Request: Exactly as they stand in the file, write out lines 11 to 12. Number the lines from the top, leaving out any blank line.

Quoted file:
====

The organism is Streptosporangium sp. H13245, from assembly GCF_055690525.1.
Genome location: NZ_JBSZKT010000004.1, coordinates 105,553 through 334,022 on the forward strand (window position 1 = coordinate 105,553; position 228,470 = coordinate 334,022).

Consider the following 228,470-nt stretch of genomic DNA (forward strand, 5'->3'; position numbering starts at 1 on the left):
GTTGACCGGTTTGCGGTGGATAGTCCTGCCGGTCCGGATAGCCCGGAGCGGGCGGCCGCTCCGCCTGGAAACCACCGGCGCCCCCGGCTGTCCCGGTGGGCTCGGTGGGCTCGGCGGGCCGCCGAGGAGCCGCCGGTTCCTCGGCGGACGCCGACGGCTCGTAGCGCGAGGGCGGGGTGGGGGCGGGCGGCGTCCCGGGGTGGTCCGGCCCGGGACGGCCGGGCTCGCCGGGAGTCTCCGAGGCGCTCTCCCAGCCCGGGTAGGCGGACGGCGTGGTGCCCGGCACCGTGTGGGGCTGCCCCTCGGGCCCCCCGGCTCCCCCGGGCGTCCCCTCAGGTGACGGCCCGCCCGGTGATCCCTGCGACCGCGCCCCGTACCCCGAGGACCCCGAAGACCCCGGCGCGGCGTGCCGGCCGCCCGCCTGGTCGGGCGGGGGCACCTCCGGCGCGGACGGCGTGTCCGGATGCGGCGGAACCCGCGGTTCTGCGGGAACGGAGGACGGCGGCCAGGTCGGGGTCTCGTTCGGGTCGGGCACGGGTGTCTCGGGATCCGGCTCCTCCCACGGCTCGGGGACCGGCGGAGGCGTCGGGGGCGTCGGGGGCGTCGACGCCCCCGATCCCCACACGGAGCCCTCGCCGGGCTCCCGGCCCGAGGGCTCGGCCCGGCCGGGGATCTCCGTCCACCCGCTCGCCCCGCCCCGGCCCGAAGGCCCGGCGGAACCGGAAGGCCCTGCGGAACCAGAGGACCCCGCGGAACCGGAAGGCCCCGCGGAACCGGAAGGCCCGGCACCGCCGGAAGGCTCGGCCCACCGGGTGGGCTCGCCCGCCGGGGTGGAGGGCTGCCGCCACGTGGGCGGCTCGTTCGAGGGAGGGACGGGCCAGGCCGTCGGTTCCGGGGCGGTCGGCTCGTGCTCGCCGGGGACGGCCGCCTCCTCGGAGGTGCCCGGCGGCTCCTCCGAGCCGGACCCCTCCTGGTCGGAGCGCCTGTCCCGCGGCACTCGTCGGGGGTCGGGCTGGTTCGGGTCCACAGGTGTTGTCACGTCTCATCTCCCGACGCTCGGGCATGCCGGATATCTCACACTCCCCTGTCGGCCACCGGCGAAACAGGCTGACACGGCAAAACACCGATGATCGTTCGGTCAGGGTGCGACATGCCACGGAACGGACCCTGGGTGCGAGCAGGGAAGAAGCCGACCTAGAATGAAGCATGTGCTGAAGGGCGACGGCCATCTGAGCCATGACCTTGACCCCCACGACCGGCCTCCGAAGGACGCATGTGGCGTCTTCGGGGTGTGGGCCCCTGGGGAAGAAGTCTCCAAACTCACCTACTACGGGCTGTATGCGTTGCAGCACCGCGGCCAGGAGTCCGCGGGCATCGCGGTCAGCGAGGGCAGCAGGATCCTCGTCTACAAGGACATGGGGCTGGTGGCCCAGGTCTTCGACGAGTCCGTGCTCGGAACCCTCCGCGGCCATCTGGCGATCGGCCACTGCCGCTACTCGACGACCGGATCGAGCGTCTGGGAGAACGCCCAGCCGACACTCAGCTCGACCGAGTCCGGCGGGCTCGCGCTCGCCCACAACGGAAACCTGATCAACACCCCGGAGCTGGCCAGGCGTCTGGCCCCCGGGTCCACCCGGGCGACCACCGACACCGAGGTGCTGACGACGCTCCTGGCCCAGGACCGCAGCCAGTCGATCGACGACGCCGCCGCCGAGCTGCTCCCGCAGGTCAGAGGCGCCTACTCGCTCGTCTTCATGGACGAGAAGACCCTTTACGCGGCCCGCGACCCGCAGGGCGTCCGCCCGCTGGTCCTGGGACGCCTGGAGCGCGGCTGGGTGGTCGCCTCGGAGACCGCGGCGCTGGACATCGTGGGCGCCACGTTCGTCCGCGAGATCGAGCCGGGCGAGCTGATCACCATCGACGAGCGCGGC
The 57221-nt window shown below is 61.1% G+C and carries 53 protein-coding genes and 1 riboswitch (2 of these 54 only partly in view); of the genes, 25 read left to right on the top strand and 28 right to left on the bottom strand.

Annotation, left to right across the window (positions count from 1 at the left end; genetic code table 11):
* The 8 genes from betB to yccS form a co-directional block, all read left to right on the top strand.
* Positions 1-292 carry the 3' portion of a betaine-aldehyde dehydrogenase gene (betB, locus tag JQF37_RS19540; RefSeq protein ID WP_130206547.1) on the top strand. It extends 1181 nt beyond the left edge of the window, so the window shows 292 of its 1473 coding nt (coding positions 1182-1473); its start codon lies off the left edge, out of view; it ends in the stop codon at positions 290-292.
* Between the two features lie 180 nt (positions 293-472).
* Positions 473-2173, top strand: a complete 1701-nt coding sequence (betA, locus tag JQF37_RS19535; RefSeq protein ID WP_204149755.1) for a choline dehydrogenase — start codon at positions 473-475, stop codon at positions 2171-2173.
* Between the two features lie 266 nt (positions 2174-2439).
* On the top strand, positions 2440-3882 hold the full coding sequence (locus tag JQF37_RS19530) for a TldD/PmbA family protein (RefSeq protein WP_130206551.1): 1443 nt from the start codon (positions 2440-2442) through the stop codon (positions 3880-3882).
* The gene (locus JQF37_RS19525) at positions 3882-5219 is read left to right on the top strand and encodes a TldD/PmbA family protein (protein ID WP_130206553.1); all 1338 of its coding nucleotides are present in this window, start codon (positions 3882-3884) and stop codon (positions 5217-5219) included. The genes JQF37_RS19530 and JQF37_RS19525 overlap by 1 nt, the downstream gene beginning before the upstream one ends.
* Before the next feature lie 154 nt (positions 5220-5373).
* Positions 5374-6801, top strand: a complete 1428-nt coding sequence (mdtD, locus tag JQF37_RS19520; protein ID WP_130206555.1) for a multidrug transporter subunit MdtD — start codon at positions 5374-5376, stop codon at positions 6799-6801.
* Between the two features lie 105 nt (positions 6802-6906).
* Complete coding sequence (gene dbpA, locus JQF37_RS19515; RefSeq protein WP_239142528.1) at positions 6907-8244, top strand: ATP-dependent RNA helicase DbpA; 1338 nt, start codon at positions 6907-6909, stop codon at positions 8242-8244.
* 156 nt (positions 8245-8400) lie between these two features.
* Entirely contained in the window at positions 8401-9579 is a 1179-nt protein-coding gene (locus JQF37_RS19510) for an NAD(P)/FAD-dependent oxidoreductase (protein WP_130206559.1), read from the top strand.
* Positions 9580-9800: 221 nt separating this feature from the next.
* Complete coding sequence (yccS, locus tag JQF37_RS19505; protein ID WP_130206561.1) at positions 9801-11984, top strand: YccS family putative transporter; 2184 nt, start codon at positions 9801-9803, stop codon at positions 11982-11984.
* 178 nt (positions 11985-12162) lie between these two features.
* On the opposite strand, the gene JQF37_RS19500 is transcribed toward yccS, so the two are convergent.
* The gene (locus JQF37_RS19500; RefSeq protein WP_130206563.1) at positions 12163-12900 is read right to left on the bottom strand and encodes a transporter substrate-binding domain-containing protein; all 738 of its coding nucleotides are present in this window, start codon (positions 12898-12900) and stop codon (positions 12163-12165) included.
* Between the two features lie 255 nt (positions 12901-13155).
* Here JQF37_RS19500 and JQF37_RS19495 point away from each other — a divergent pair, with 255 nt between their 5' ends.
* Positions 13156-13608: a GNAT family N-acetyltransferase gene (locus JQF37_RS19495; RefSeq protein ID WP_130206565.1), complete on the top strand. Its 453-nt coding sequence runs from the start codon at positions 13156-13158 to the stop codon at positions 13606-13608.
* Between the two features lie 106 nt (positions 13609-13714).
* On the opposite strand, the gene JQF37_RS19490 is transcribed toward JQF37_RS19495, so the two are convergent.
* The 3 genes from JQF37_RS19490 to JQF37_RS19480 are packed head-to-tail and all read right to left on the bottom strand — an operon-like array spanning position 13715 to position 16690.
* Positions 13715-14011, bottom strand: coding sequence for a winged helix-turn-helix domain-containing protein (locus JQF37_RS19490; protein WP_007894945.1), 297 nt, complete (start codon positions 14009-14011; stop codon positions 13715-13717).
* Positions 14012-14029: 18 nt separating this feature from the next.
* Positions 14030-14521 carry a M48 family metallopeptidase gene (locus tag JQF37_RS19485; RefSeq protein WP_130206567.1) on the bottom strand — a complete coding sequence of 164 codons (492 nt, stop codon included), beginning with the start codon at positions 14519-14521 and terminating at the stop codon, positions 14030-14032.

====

* Between the two features lie 266 nt (positions 2174-2439).
* On the top strand, positions 2440-3882 hold the full coding sequence (locus tag JQF37_RS19530) for a TldD/PmbA family protein (RefSeq protein WP_130206551.1): 1443 nt from the start codon (positions 2440-2442) through the stop codon (positions 3880-3882).